Exidy attempts to join the first wave of personal computers with the Exidy Sorcerer computer, debuting at the PERCOMP personal computer expo in Long Beach CA.,  in April of 1978. The impetus of the machine comes from Paul Terrell, pioneering founder of the first chain of computer retail stores, called The Byte Shop. When Terrell divests himself of the chain, he convinces Exidy owner Kaufmann and his technical team to enter the burgeoning home computer market with “something magical”.

S-100 Expansion Unit for the Exidy Sorcerer home computer

The S-100 Expansion Unit, allowing Sorcerers to use the many peripherals with this format, undated

With Terrell as marketing manager of the newly formed Exidy Data Products Division, Howell Ivy designs the 13-pound Sorcerer, a keyboard console computer which sports a Zilog Z-80 CPU running at 2MHz, with the unit available in 8K, 16K, and 32K versions. A later revision of the circuit board allows for memory expansion up to 48K. Through a separate module, it is able to utilize the hundreds of S-100 bus expansion cards popular with early microcomputers. It also features a cartridge slot, allowing programs to be loaded with what Exidy calls ROM PACs, with three cartridges included with the system: a word processor, an assembly language interpreter and Microsoft 8K Basic, making Exidy one of the first licensees of Microsoft product, in their days after they leave MITS in New Mexico and before they head off to the greener climes of Bellevue, WA. Made available for the Sorcerer in 1979 are six games by Creative Computing Software, including LEM, a riff on the Atari arcade game Lunar Lander, Pie Lob which tasks players with throwing pies at each other over a sand castle between them, and a  knockoff of Atari’s VCS game Dodge ‘Em, here cleverly renamed Dodgem.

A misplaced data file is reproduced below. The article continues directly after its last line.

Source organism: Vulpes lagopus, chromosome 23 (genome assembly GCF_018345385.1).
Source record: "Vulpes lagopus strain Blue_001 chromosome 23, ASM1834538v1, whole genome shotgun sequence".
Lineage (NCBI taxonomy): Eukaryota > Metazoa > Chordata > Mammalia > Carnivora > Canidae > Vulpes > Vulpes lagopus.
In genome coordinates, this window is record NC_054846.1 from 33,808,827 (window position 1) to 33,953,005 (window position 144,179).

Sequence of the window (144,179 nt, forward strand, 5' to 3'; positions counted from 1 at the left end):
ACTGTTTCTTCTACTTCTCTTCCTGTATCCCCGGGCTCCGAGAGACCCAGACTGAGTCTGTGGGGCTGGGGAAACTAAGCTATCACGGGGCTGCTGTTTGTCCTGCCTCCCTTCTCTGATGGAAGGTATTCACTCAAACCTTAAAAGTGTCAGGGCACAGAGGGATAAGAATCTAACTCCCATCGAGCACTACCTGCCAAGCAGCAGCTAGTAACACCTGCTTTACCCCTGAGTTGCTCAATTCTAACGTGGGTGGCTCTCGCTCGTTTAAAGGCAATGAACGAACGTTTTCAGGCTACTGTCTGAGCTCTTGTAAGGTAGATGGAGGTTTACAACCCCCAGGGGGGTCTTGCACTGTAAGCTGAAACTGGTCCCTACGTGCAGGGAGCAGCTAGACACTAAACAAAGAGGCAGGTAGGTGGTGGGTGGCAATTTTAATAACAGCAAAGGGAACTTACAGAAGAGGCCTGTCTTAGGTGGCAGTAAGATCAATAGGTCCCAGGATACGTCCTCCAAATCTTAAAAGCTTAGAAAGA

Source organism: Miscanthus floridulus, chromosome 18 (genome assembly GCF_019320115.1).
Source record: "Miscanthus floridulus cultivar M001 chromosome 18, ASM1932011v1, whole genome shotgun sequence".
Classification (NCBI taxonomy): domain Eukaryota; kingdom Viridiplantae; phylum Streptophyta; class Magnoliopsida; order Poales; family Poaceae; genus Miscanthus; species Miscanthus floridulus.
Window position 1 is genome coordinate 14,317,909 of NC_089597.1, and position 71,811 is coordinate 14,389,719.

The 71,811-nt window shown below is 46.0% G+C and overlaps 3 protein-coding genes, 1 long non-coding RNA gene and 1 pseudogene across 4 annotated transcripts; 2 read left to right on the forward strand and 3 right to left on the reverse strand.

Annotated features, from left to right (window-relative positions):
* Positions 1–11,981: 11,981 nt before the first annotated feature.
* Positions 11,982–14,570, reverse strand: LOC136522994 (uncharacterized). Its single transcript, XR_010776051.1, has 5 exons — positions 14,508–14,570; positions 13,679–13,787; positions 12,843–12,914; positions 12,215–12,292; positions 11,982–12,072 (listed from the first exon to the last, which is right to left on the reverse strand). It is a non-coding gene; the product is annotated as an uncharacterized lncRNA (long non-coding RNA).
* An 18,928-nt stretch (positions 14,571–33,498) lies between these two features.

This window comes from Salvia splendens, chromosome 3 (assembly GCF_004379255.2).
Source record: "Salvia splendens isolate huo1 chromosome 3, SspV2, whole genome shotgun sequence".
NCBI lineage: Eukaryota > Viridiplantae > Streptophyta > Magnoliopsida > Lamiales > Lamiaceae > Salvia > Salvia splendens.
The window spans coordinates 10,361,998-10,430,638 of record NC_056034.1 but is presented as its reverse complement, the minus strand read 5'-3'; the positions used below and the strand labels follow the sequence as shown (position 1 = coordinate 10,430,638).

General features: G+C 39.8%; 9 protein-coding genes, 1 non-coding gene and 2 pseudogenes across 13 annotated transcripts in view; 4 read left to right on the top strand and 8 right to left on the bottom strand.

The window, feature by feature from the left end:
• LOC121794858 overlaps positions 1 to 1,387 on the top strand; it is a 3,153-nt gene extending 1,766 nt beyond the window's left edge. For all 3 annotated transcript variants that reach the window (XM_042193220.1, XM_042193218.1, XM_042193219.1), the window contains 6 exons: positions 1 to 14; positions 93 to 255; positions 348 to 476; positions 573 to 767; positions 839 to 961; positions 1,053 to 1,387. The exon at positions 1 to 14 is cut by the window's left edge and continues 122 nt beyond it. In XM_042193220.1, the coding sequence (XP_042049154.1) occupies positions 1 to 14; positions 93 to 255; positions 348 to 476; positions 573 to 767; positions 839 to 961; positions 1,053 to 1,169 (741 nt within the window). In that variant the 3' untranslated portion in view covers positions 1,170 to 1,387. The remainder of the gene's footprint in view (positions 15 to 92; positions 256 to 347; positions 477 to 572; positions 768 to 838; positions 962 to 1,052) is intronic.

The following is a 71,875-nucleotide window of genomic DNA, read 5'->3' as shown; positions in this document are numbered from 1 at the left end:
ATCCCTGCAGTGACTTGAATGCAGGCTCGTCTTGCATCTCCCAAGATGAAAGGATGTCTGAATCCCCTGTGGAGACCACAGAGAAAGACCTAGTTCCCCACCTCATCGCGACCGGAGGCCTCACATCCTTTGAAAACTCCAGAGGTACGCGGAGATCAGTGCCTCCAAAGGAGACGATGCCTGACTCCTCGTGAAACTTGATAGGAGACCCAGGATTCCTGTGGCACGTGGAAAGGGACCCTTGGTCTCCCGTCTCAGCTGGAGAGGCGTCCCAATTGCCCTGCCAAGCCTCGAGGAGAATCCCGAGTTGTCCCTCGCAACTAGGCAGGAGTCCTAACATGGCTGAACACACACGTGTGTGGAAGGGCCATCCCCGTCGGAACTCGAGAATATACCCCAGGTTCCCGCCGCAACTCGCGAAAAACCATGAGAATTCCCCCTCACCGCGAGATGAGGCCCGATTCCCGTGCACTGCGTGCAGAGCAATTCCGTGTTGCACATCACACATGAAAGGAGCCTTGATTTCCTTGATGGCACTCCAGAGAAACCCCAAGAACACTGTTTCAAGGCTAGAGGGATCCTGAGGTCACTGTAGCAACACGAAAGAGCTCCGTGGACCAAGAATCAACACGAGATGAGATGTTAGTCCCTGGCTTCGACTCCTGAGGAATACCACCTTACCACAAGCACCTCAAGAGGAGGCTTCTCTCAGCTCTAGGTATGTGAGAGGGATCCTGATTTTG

ROM cartridges for the Exidy Sorcerer home computer

ROM PAC cartridges, inside and out, for the Exidy Sorcerer personal computer, undated.

Programs can also be loaded via a high-speed 1200 baud cassette-tape interface. Among other innovations, the Sorcerer sports a 63-key keyboard that, along with the full 128-character ASCII set, offers users a 128-character programmable graphics character set. This makes the system popular overseas via foreign language sets created by users. On the subject of graphics, the Sorcerer also sports a hefty screen resolution of 240 x 512 pixels, beating even the Apple II’s visual prowess, although Exidy’s machine can only output in black and white.

The Exidy Sorcerer Computer system

Your Exidy Sorcerer Computer System, 1981. Including an 8″ hard drive

Released to market in June of 1978,  the 16K version of the Sorcerer sells for $1295 USD, and $1495 for the 48K model. A combined monitor/dual-disk-drive subsystem is available for $2995. In 1981, responding to longtime criticism from dealers that Exidy is too focused on overseas markets at the expense of domestic sales, the company forms Exidy Systems to handle their small computer operations, with Paul Terrell made the president of the new outfit. Exidy also licenses the computer to a Texas company called Dynasty Computer Corp., who issue the system as the Dynasty smart-Alec. Never catching on in the North American market, the Sorcerer is eventually purchased by its European distributor CompuData, later known as Tulip Computers.

Exidy: Running the Race